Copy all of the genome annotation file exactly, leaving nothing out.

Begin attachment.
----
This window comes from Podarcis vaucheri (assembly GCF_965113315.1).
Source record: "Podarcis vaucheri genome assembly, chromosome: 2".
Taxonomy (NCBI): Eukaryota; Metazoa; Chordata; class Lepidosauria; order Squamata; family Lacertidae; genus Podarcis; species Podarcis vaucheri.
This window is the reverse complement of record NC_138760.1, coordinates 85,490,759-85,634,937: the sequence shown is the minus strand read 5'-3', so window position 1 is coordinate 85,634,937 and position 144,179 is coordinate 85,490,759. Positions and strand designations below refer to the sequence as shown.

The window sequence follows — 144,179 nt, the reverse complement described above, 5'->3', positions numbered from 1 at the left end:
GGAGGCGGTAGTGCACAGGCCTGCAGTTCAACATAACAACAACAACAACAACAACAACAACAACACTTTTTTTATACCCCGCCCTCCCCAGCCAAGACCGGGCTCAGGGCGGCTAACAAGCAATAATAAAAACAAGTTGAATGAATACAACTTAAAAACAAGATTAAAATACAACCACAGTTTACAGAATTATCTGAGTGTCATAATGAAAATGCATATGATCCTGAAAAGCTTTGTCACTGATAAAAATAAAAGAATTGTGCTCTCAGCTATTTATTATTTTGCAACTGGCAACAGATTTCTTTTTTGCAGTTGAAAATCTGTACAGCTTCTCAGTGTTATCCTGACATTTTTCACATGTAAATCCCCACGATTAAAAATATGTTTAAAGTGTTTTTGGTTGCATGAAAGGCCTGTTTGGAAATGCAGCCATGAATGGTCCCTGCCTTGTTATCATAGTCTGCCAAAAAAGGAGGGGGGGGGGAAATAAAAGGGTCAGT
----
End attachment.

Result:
This window comes from Podarcis vaucheri (assembly GCF_965113315.1).
Source record: "Podarcis vaucheri genome assembly, chromosome: 2".
Taxonomy (NCBI): Eukaryota; Metazoa; Chordata; class Lepidosauria; order Squamata; family Lacertidae; genus Podarcis; species Podarcis vaucheri.
This window is the reverse complement of record NC_138760.1, coordinates 85,490,759-85,634,937: the sequence shown is the minus strand read 5'-3', so window position 1 is coordinate 85,634,937 and position 144,179 is coordinate 85,490,759. Positions and strand designations below refer to the sequence as shown.

The window sequence follows — 144,179 nt, the reverse complement described above, 5'->3', positions numbered from 1 at the left end:
GGAGGCGGTAGTGCACAGGCCTGCAGTTCAACATAACAACAACAACAACAACAACAACAACAACACTTTTTTTATACCCCGCCCTCCCCAGCCAAGACCGGGCTCAGGGCGGCTAACAAGCAATAATAAAAACAAGTTGAATGAATACAACTTAAAAACAAGATTAAAATACAACCACAGTTTACAGAATTATCTGAGTGTCATAATGAAAATGCATATGATCCTGAAAAGCTTTGTCACTGATAAAAATAAAAGAATTGTGCTCTCAGCTATTTATTATTTTGCAACTGGCAACAGATTTCTTTTTTGCAGTTGAAAATCTGTACAGCTTCTCAGTGTTATCCTGACATTTTTCACATGTAAATCCCCACGATTAAAAATATGTTTAAAGTGTTTTTGGTTGCATGAAAGGCCTGTTTGGAAATGCAGCCATGAATGGTCCCTGCCTTGTTATCATAGTCTGCCAAAAAAGGAGGGGGGGGGGAAATAAAAGGGTCAGT